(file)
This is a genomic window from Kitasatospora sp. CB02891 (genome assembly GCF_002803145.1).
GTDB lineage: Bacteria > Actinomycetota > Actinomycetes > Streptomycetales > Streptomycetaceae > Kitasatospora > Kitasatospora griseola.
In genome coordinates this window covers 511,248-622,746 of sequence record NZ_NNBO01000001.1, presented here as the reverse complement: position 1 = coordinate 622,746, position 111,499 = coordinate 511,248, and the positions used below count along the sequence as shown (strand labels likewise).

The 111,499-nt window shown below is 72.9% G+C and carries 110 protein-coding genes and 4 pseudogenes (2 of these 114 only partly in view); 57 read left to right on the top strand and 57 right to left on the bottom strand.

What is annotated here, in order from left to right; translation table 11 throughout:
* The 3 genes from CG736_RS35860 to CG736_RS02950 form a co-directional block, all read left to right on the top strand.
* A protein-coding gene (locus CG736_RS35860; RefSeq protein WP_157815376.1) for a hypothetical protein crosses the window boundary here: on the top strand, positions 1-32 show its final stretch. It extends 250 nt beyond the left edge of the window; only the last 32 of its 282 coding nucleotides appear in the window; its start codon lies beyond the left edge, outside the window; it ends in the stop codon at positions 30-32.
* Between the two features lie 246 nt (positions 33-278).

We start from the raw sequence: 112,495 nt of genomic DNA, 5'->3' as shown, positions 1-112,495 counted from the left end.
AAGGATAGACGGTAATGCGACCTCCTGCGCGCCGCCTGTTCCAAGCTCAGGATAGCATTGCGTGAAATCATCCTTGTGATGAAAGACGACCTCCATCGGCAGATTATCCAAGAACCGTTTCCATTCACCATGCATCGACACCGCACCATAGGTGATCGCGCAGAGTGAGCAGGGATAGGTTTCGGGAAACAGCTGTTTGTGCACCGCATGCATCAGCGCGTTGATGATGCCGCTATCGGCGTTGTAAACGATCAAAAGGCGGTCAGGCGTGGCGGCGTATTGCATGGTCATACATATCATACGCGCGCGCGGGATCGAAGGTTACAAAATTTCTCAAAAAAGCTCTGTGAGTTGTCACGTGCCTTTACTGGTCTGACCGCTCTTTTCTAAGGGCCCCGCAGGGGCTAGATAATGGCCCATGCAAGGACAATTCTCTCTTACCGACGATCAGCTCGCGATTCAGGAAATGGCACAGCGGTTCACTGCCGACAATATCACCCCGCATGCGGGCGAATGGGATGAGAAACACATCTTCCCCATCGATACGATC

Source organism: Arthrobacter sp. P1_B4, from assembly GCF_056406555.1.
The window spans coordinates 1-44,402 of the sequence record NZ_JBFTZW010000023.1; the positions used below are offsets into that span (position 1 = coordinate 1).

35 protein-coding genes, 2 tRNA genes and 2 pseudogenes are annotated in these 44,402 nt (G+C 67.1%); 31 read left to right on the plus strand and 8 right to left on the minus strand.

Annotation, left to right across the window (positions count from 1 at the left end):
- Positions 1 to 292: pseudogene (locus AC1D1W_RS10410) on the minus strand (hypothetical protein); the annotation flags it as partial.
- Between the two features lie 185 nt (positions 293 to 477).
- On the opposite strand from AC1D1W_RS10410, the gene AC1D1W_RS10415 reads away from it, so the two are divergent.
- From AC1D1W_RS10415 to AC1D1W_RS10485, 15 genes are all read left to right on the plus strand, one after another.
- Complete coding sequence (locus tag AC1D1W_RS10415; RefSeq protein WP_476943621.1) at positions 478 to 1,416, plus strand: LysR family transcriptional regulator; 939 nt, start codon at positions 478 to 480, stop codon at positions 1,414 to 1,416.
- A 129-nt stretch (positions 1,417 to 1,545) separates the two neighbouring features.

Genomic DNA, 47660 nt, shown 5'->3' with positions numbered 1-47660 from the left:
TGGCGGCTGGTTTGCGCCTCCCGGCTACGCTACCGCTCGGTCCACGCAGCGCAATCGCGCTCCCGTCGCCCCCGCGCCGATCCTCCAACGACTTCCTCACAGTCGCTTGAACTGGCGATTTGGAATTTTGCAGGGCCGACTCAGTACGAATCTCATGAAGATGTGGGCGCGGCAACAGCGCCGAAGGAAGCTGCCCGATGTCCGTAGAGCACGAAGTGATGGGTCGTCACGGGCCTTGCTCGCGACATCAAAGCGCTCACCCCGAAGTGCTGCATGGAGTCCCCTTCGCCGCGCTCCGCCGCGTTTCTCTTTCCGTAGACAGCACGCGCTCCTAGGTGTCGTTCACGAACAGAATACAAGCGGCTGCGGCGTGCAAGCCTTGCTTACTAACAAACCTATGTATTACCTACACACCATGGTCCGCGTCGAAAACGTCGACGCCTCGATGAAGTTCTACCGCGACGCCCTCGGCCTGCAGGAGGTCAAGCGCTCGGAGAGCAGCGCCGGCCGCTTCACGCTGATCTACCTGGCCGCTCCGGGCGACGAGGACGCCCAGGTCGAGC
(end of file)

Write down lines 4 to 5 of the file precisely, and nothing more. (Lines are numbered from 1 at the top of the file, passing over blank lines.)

The 111,499-nt window shown below is 72.9% G+C and carries 110 protein-coding genes and 4 pseudogenes (2 of these 114 only partly in view); 57 read left to right on the top strand and 57 right to left on the bottom strand.

What is annotated here, in order from left to right; translation table 11 throughout: